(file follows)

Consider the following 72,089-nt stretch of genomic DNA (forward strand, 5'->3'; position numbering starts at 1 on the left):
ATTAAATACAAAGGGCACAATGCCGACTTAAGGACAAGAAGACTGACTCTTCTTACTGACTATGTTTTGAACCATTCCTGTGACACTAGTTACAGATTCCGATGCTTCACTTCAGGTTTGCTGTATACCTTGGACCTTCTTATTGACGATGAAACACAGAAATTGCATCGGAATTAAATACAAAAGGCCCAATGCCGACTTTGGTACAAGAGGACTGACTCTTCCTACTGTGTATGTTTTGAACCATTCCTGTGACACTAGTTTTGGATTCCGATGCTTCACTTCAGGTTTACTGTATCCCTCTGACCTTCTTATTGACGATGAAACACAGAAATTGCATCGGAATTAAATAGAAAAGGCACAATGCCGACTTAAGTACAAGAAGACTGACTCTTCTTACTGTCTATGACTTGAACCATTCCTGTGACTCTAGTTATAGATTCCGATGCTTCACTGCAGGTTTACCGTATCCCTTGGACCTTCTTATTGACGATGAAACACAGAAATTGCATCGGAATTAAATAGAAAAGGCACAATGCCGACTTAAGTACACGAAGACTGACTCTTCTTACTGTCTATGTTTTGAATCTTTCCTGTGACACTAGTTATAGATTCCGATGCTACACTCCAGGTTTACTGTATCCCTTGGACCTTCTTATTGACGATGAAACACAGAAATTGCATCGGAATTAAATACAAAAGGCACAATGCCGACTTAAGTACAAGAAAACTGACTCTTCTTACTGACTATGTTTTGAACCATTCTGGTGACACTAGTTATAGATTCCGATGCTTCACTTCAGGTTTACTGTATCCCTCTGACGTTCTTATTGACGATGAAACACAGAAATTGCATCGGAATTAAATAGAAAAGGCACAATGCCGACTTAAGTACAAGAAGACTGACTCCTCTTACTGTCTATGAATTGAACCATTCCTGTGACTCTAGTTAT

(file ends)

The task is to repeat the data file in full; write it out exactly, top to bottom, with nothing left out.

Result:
Consider the following 72,089-nt stretch of genomic DNA (forward strand, 5'->3'; position numbering starts at 1 on the left):
ATTAAATACAAAGGGCACAATGCCGACTTAAGGACAAGAAGACTGACTCTTCTTACTGACTATGTTTTGAACCATTCCTGTGACACTAGTTACAGATTCCGATGCTTCACTTCAGGTTTGCTGTATACCTTGGACCTTCTTATTGACGATGAAACACAGAAATTGCATCGGAATTAAATACAAAAGGCCCAATGCCGACTTTGGTACAAGAGGACTGACTCTTCCTACTGTGTATGTTTTGAACCATTCCTGTGACACTAGTTTTGGATTCCGATGCTTCACTTCAGGTTTACTGTATCCCTCTGACCTTCTTATTGACGATGAAACACAGAAATTGCATCGGAATTAAATAGAAAAGGCACAATGCCGACTTAAGTACAAGAAGACTGACTCTTCTTACTGTCTATGACTTGAACCATTCCTGTGACTCTAGTTATAGATTCCGATGCTTCACTGCAGGTTTACCGTATCCCTTGGACCTTCTTATTGACGATGAAACACAGAAATTGCATCGGAATTAAATAGAAAAGGCACAATGCCGACTTAAGTACACGAAGACTGACTCTTCTTACTGTCTATGTTTTGAATCTTTCCTGTGACACTAGTTATAGATTCCGATGCTACACTCCAGGTTTACTGTATCCCTTGGACCTTCTTATTGACGATGAAACACAGAAATTGCATCGGAATTAAATACAAAAGGCACAATGCCGACTTAAGTACAAGAAAACTGACTCTTCTTACTGACTATGTTTTGAACCATTCTGGTGACACTAGTTATAGATTCCGATGCTTCACTTCAGGTTTACTGTATCCCTCTGACGTTCTTATTGACGATGAAACACAGAAATTGCATCGGAATTAAATAGAAAAGGCACAATGCCGACTTAAGTACAAGAAGACTGACTCCTCTTACTGTCTATGAATTGAACCATTCCTGTGACTCTAGTTAT